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Peter Cook offers keynotes that blend World Class Thinking with parallel lessons from music via The Academy of Rock and better Business and Organisation Development via Human Dynamics.

Read more about Bill Nelson in the book “The Music of Business

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Hollywood comes to … Wakefield

With the great Bill Nelson - continuously creative for more that 45 years

With the great Bill Nelson – continuously creative for more than 45 years

It was a rare privilege and a great pleasure to make a 12 hour round trip to Wakefield on Monday, to witness the artist, musician and friend Mr Bill Nelson receive a lifetime achievement award for his work in a ceremony that lasted less than 10 minutes.  The Wakefield Stars Scheme aims to acknowledge lifetime achievements of local people and the ambition is to pave the area all the way from the Bull Ring to The Hepworth Gallery with these Hollywood styled pavement plaques. Bill will be sitting amongst such stunning company as Henry Moore, the composer Noel Gay, John Godber the playwright, Barbara Hepworth, Sir Martin Frobisher, conservationist Charles Waterton and many others who made Wakefield’s mark on the world.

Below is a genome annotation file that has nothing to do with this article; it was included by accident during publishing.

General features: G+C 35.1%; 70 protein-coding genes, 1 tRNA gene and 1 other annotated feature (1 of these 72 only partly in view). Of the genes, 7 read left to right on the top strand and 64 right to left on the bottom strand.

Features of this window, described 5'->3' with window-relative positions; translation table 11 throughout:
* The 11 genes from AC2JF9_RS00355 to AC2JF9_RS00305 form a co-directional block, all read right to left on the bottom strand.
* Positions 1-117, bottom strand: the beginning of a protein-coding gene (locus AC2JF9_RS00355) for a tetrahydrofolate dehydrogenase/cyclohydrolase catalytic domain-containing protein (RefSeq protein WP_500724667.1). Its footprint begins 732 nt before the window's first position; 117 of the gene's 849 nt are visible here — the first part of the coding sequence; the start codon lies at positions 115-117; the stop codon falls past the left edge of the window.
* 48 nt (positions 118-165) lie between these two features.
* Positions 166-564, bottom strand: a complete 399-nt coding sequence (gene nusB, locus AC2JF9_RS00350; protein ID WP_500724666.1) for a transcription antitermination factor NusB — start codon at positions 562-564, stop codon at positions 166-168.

Bill has defied convention, setting his own path in a music world dominated by people who prefer to follow the latest fashion. Perhaps one of the first to start his own independent label Cocteau Records, Bill has always been at least two steps ahead of the world.  Admired by Sir Paul McCartney, Kate Bush, Brian May and many other greats.  An influence on people such as Prince, Big Country, Dave Grohl etc. and copied by post-modern acts such as My Chemical Romance and The Darkness.  You can read more on this aspect at Bill Nelson – integrity and creativity in a bottle.

Perhaps the most poignant moment of the ceremony was when Bill recalled that he had stood at the foot of the stage at around the age of four years old as his father Walter played the saxophone at a wedding. Bill had been given a toy saxophone to play along with his father! He has had some sadness in his life of late, as he is suffering from hearing loss. It was this news that compelled me to make the journey for what was less than an hour at the event, having connected deeply with Bill’s sense of frustration at the thought that he may not be able to make or hear music in quite the same way ever again. I also know that Bill will rise again as there are some wonderful things that can be done in this age to mitigate the symptoms that he is experiencing. It was also lovely to see Bill’s Mum who always looks fantastic, alongside Bill’s wife Emiko and the Nelson family – a proud moment for them.